News story

Safer clean-up for workers wearing airfed suits

Two new developments are making it safer for workers taking apart some of the most hazardous facilities at Dounreay.


Site closure contractor DSRL worked closely with the Office for Nuclear Regulation on new guidance published today on the use of airfed suits across the nuclear industry.

The suits are designed to protect workers from inhalation of radioactive material during the clean-out hazardous facilities.

The guidance brings together the experience of sites like Dounreay with extensive research carried out by the Health and Safety Laboratory.

Workers in airline suits make up to 2000 entries in a typical month to clean out redundant plant at Dounreay before it can be demolished.

Pete Thompson, radiological assurance manager at Dounreay, says the site is compliant with the new guidance.

“We welcome the adoption of best practice from across the industry in the new guidance,” he said.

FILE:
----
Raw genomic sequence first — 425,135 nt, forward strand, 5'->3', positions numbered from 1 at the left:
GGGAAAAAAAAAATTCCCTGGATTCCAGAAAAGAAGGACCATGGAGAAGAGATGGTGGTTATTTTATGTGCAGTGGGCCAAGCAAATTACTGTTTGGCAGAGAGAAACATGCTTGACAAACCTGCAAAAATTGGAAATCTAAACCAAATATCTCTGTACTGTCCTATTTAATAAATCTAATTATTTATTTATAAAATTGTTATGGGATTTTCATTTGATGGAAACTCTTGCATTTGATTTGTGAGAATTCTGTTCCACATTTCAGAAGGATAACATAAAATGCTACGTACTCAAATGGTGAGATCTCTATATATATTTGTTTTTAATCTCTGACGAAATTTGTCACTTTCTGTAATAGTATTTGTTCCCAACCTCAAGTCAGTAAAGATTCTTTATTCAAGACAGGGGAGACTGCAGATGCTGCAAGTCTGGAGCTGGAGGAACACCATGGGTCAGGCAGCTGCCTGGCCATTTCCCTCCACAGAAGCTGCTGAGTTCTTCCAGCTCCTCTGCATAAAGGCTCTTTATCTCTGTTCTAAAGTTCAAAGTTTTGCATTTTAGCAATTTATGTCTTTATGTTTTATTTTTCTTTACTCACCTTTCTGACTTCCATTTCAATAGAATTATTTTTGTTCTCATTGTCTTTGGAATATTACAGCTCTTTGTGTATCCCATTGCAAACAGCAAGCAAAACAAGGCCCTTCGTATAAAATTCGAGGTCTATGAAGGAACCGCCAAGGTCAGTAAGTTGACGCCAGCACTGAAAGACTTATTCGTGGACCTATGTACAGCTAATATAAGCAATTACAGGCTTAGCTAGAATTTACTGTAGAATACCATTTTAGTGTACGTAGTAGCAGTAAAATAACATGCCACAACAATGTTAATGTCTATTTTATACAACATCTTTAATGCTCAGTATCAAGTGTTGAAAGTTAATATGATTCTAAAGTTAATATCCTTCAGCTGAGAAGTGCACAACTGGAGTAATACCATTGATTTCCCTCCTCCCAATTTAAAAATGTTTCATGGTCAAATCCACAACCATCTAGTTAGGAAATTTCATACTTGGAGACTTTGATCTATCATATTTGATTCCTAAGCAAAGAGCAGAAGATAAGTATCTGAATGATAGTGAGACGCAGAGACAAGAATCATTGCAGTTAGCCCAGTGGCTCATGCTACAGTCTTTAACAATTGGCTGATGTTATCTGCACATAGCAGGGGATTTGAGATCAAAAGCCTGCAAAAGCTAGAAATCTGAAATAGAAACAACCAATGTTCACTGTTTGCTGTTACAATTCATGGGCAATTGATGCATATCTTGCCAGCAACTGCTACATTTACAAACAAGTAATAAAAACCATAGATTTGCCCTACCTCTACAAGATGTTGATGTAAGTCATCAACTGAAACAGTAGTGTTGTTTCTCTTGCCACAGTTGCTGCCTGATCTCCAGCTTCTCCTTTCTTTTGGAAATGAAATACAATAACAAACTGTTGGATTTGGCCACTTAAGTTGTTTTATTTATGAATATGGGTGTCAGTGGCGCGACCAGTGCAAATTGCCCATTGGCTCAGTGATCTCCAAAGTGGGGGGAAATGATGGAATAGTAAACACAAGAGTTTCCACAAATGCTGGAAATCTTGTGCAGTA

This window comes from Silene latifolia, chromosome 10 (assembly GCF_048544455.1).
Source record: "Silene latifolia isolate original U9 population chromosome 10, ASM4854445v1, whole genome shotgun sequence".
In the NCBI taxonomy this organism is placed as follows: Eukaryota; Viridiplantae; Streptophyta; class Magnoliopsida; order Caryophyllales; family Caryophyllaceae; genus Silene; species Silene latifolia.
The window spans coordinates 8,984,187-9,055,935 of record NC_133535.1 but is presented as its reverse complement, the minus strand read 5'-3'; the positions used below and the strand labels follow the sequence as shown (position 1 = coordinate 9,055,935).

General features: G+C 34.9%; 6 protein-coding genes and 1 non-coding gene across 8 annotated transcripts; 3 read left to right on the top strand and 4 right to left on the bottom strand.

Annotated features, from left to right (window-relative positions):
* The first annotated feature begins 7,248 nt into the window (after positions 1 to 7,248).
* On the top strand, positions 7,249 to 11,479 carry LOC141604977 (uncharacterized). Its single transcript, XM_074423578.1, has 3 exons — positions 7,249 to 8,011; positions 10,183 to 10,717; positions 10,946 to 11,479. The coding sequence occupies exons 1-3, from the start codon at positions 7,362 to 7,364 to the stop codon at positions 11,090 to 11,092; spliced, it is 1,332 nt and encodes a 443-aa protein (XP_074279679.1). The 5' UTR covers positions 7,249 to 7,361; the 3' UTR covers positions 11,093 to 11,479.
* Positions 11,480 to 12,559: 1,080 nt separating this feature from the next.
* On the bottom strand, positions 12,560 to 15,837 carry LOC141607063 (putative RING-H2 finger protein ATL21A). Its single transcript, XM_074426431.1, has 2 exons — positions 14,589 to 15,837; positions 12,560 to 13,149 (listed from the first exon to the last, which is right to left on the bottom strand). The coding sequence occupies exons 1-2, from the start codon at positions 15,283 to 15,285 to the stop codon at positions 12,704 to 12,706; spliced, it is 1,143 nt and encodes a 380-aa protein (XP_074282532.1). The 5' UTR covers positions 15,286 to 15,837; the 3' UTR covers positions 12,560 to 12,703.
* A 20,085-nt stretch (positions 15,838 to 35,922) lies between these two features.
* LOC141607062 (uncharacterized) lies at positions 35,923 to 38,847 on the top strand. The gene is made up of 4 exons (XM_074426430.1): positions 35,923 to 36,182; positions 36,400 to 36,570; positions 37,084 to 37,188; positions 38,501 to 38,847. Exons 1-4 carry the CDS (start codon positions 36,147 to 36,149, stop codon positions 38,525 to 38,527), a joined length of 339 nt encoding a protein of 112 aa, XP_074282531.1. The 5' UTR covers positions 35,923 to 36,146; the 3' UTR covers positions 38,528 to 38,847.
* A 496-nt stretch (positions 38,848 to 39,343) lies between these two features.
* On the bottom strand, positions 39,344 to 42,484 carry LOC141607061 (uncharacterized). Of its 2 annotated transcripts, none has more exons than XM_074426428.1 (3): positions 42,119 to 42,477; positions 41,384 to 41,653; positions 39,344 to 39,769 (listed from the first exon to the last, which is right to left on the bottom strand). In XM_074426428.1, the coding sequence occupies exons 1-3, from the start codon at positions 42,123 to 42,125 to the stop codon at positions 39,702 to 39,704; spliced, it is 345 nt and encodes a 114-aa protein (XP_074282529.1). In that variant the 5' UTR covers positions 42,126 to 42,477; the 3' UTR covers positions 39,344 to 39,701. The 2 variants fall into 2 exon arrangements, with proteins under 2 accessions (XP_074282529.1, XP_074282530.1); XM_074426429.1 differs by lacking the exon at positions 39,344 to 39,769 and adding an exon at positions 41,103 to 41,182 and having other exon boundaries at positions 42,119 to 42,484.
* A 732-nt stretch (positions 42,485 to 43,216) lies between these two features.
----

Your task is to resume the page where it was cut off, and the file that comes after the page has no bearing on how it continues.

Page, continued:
“We share the same objective – to decommission redundant facilities without harm to any individual doing the work.”

New guidance on airfed suits: Reducing the risks to nuclear industry workers – ONR

Meanwhile, Dounreay is moving to a new type of airline suit that will improve protection standards further.

The new one-piece suit has many advantages, says Alisdair Burnett, radiological personal protective equipment manager at DSRL.

“Its simpler to put on and take off, and it provides superior body cooling,” he explained.

The new suit doesn’t just make the process safer – it will also save the taxpayer money.

It’s been bought under a bulk-buying arrangement across the NDA estate that will save £4 million on purchase costs at Dounreay.

“The suit is made in two versions,” says Alisdair.

“The basic design has an air outlet to a breathing zone. There is also the option to use an internal air-fed respirator, which gives enhanced protection during undressing from high hazard work.”

An early version of the one-piece suit was used during the latter stages of decommissioning the Pulsed Column Laboratory after a number of contamination alerts in the early phases.

DSRL took advantage of a nationwide procurement framework developed by the NDA to secure a supply of the new suits, saving DSRL and the NDA an estimated £400,000 a year.

Published 14 June 2012